The activist cut the process short and said, “Well, you have been served.”
As he was leaving the Board of Supervisors office, four plain-clothes members of law enforcement wearing badges from the Sheriff’s office arrived, two of whom were wearing hand guns in belt holsters.
“May I ask your name?” one of the deputies said.
“I would like to remain anonymous,” the activist responded.
One of the deputies had his hand on his gun.
“Sir, we are getting some phone calls of people concerned because of the mask. Is there a need to have the mask on?”
“I’m not doing anything unlawful,” the activist responded.
“I’m not saying that,” the deputy replied. “I’m just saying that people are concerned, obviously, when they see the mask.”
The activist explained that he wanted to serve the Sheriff’s department with a legal notice. Deputies asked if there was anything they could do, and attempted to determine if the document was something they could officially accept as part of their specific duties with the department. After some back and forth, the deputies suggested they walk downstairs to their department.
A deputy then made another attempt to get the activist’s name, explaining, “it’s just that mask thing gets a lot of attention.”
“That’s why I did it,” the activist responded.
While walking with the individual to the Sheriff’s Warrants Division, the deputy holding his gun continued to do so as he followed the activist.
In the hallway of the Warrants Division, the discussion about whether the deputies could personally accept the document was repeated. They asked what type of document it was and the activist replied that it was a “Notice of Deliberate Indifference.” They then referred him to the counter.
“Lets check with records, that way you have official service,” one of the deputies said.
At the counter, a staff member quickly accepted the document.
Sheriffs concluded their interactions with the activist at that point, and he left the building without being physically followed.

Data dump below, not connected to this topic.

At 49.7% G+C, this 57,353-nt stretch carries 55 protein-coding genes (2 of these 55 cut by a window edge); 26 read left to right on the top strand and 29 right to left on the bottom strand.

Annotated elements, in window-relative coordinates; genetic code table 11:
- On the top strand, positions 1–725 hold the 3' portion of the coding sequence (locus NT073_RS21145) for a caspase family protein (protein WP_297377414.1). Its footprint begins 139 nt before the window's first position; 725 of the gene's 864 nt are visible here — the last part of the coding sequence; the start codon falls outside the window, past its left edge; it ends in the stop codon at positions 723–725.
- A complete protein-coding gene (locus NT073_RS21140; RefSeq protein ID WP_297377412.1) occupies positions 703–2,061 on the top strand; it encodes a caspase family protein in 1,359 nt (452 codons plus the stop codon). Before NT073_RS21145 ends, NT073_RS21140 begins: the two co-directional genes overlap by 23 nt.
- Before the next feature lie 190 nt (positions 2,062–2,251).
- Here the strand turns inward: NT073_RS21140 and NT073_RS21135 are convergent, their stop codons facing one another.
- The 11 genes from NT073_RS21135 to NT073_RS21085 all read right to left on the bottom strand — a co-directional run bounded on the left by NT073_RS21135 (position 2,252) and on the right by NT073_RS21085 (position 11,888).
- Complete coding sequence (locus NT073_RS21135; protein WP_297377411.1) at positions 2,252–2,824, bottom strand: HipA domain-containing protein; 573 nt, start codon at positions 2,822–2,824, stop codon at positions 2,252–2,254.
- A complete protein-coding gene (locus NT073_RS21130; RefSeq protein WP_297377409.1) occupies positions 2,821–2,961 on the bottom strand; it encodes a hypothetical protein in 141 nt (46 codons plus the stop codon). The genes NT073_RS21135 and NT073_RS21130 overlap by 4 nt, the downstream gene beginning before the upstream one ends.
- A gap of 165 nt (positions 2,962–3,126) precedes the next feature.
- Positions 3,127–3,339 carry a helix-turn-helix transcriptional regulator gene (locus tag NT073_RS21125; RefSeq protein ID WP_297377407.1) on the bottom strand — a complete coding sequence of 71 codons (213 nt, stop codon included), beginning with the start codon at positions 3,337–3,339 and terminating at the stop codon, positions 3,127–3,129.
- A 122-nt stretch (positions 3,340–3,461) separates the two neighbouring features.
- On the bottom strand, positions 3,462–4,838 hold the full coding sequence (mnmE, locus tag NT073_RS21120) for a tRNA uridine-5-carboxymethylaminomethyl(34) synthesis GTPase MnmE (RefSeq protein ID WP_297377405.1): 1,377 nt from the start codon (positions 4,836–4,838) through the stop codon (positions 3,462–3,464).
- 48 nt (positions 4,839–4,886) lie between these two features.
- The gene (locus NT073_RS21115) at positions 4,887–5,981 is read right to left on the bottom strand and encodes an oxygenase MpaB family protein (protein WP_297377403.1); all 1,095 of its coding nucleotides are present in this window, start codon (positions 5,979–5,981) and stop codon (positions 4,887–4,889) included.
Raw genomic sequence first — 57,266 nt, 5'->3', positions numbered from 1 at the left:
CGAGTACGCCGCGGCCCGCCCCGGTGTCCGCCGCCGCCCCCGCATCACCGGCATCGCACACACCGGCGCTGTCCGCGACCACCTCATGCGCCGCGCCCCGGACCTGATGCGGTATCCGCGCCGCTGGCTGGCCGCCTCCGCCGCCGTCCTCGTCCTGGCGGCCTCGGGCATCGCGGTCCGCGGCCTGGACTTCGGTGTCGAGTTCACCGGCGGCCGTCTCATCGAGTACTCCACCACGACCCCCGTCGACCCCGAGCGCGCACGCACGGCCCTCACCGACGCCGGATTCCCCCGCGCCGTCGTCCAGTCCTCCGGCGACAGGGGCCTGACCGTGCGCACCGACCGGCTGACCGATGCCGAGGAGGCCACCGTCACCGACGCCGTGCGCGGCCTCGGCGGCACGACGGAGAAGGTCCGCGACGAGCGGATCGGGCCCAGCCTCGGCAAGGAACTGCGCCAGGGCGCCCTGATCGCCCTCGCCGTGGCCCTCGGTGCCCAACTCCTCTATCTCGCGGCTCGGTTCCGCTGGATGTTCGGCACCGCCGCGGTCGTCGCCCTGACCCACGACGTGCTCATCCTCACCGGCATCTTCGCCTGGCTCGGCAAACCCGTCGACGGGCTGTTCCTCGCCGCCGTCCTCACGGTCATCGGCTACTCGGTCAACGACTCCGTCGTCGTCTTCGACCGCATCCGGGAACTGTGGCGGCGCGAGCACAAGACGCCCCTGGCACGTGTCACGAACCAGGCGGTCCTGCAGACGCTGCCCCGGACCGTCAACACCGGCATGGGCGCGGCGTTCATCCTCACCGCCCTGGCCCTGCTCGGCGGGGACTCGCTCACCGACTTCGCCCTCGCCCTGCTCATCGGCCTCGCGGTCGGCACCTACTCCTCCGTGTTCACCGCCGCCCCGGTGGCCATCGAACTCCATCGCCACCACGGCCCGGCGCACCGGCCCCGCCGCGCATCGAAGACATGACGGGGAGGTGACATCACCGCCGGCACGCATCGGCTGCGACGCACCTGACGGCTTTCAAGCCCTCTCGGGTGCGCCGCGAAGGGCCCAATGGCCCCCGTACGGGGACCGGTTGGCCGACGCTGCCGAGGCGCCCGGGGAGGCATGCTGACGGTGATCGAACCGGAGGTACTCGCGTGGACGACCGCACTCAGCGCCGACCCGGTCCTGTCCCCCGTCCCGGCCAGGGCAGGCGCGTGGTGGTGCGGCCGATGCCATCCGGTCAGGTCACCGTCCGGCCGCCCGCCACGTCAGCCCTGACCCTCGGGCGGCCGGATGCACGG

When outside of the government building, the activist made his way to the final photo-op location, which was an area outside of the court house where Gary Johnson held his sleep protest in 2011-12.
There, the activist held a sign that said, “Being a sleeping bag is not a crime.”
The notice the activist served the county was titled “Notice of Deliberate Indifference to the Probable Wrongful Deaths of Indigent Pre-Trial Detainees,” and read, in full, as follows:
“This is notice that your current policies and practices regarding
property seized from indigent pre-trial detainees, that they use to protect themselves from the cold, violates Title 42 Section
1983 of the Federal Code and the 14th Amendment to the United States Constitution.
“By not immediately returning said property upon an indigent’s release from custody, your affirmative action deliberately places that person in greater danger of dying from hypothermia than that person was in before the arrest.
DeShaney v. Winnebago 489 US 189, 201 (1989)
“People can die from hypothermia in this area: see attached Exhibit.
“The property that indigents might use to protect themselves from hypothermia include blankets, sleeping bags, mats, tarps, and tents.
“For an example of this cruel custom being used by law enforcement
against an indigent protester exercising his 1st Amendment
rights in a traditional public forum see Superior Court of Santa Cruz case number M64170 Reporters Transcript III 551, 10-20, 553 2-16, and 554, 4-24 .”
Source : http://www.indybay.org/newsitems/2013/07/08/18739525.php